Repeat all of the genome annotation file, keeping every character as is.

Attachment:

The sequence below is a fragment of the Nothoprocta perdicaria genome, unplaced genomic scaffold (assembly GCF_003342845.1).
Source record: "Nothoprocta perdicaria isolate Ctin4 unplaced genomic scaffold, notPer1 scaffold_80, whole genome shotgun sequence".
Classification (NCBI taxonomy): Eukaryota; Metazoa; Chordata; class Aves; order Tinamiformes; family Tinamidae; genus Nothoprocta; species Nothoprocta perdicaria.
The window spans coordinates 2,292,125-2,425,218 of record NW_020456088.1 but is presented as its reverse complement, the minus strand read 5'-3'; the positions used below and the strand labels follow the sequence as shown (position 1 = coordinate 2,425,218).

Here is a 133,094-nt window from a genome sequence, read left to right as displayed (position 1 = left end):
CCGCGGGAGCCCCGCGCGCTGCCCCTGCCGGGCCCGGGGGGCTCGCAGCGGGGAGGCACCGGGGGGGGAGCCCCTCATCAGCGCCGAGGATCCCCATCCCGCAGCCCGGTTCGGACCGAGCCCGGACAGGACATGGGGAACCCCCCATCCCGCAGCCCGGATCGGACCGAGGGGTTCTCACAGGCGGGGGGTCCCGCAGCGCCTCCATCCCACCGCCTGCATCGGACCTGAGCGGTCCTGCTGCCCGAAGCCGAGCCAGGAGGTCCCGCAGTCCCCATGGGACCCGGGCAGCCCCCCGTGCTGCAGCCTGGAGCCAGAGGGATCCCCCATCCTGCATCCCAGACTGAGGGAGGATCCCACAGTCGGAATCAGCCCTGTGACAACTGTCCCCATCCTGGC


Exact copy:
The sequence below is a fragment of the Nothoprocta perdicaria genome, unplaced genomic scaffold (assembly GCF_003342845.1).
Source record: "Nothoprocta perdicaria isolate Ctin4 unplaced genomic scaffold, notPer1 scaffold_80, whole genome shotgun sequence".
Classification (NCBI taxonomy): Eukaryota; Metazoa; Chordata; class Aves; order Tinamiformes; family Tinamidae; genus Nothoprocta; species Nothoprocta perdicaria.
The window spans coordinates 2,292,125-2,425,218 of record NW_020456088.1 but is presented as its reverse complement, the minus strand read 5'-3'; the positions used below and the strand labels follow the sequence as shown (position 1 = coordinate 2,425,218).

Here is a 133,094-nt window from a genome sequence, read left to right as displayed (position 1 = left end):
CCGCGGGAGCCCCGCGCGCTGCCCCTGCCGGGCCCGGGGGGCTCGCAGCGGGGAGGCACCGGGGGGGGAGCCCCTCATCAGCGCCGAGGATCCCCATCCCGCAGCCCGGTTCGGACCGAGCCCGGACAGGACATGGGGAACCCCCCATCCCGCAGCCCGGATCGGACCGAGGGGTTCTCACAGGCGGGGGGTCCCGCAGCGCCTCCATCCCACCGCCTGCATCGGACCTGAGCGGTCCTGCTGCCCGAAGCCGAGCCAGGAGGTCCCGCAGTCCCCATGGGACCCGGGCAGCCCCCCGTGCTGCAGCCTGGAGCCAGAGGGATCCCCCATCCTGCATCCCAGACTGAGGGAGGATCCCACAGTCGGAATCAGCCCTGTGACAACTGTCCCCATCCTGGC